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NAACP Speaker Eric Ellis Shares How To Put Aside Personal Biases And Build Relationships To Create Social Change

Eric Ellis - President and CEO of Integrity Development Corporation of Cincinnati, Ohio - will be speaking at the NAACP Freedom Fund Event on September 25 about how we must own our own biases to build a more diverse and inclusive society. To Ellis, we must recognize that we are more similar to one another than we may realize, and sparking conversations with one another is how we begin to unify.
Pej Clark
Bloomington-Normal NAACP
Eric Ellis is president and CEO of Integrity Development Corp. of Cincinnati, Ohio. He will be speaking at the NAACP Freedom Fund event on Saturday about how we must own our own biases to build a more diverse and inclusive society.

In a time where the world is dealing with a global health pandemic and a global racial pandemic, building bridges needs to be the priority, according to a diversity and inclusion expert.

Eric Ellis is president and CEO of Integrity Development Corp., a diversity and inclusion consulting firm. He'll be the keynote speaker at the Bloomington-Normal NAACP's Freedom Fund event at 6 p.m. Saturday on Zoom.

Ellis said when people struggle to find common ground or value their differences, there is no possibility of transforming many social justice issues that currently exist in society.

Ellis has led his diversity, equity and inclusion consulting firm for the last three decades. To Ellis, devoting his life to building bridges and seeking social change through creating more inclusive and diverse environments is “part of his DNA.”

His father and mother had to learn to build bridges and navigate being the only Black family in a small, white community of less than 1,000 people during Ellis’ childhood.

“My dad was a pioneer in diversity. My mom was a preacher that believed she was commissioned by God to help save people and connect people so that they might love their neighbor and love each other. So, I think I was born in a household where it was very natural for me to grow up recognizing that all humans are flawed, and that our job is to love people and teach people to value one another.”

When reflecting on what’s happened globally in the last year and a half, George Floyd's murder was a seminal moment. His death caught everyone’s attention in a time when a global lockdown forced everyone to be at home watching their TVs and phone screens.

Ellis said he remembers the collective outrage of millions after Floyd’s death and the sense of appall that this extreme situation was still happening in the United States. However, the enthusiasm to fight for racial justice fades at times, and so long-lasting social change takes time.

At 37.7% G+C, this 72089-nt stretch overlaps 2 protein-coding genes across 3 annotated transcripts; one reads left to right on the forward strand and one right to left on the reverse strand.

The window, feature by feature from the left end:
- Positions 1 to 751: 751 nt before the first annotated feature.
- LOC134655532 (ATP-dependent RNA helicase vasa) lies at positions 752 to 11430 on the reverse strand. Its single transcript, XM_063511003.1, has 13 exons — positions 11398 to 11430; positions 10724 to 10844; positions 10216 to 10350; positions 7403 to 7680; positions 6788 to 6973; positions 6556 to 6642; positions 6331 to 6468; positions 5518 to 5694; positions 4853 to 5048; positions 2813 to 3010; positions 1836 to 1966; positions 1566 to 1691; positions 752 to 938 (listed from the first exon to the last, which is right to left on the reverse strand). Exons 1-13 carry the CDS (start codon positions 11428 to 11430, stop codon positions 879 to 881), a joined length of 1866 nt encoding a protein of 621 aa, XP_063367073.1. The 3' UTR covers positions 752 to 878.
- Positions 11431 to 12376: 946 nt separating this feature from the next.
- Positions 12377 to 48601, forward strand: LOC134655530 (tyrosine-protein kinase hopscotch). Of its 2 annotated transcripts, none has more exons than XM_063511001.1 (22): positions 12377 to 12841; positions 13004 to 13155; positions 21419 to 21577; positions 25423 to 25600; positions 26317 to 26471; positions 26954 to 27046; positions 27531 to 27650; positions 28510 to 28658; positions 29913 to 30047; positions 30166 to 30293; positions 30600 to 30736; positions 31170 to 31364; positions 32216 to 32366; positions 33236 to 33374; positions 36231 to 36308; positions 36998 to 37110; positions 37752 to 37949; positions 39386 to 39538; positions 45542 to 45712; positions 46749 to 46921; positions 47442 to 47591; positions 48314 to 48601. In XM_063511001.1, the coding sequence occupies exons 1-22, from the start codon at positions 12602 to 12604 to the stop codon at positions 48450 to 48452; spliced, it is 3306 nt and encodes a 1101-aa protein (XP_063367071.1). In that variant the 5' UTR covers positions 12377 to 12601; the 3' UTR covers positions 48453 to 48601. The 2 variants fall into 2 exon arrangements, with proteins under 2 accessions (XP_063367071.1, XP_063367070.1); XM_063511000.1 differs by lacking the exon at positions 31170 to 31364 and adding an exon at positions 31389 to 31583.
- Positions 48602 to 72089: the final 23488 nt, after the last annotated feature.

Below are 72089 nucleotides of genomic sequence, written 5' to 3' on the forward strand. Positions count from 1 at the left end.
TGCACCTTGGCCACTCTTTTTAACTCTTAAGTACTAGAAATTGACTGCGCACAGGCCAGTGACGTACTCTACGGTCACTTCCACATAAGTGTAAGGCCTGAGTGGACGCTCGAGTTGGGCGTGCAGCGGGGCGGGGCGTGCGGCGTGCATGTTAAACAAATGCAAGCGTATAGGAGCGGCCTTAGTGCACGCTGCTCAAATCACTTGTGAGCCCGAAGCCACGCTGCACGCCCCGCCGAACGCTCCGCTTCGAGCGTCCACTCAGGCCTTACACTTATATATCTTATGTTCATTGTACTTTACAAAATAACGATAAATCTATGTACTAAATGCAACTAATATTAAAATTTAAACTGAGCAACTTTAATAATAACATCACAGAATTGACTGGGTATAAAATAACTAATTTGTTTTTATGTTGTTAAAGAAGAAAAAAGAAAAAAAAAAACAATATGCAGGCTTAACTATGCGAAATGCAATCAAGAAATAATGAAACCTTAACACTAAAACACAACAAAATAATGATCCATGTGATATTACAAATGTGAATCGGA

“I think we’re still making some headways, but it doesn’t take long. It’s like a rubber band: It expands, and then it contracts. I know that some of that will happen, but if we all commit ourselves to the collective understanding of the value of equity, then it may have some sustainability," he said.

When looking at the state of many institutions and organizations in the world, Ellis says we lack a people-centered mindset and instead are focused on how we can personally benefit in day-to-day situations. He says it’s important to go beyond how we can benefit and instead consider the societal benefits of building relationships with one another.

“Well, we hear you can’t change a person’s mind, but really people’s minds are changed all the time. Most often by affiliation, in other words as people develop relationships with others. Then they get a chance to see that some of the things they were told or some of the things they grew up with - that those aren’t true. It’s one of the strongest ways for us to bring down biases. If you drink, go have a beer. Go party with somebody who’s different. Let’s listen to music together. Let’s worship together sometimes. Let’s spend time getting to know each other.”

Ellis said as we develop a posture not of debate but of empathic listening to one another, he believes the world can become a more understanding and united place.

Several awards will be presented at the NAACP's annual Freedom Fund event on Saturday. The Rev. Dr. Brigitte Black was named the 2021 recipient of the Merlin Kennedy Community Service Award, and Charles G. Halbert will receive the Roy Wilkins Award for exemplary service to the local branch. Arlene Hosea was named the Bloomington-Normal NAACP’s Woman of the Year, and Jade Carthans is winner of the Harry Hightower Youth Community Service Award.

Jordan Mead is a reporting intern at WGLT. She joined the station in 2021.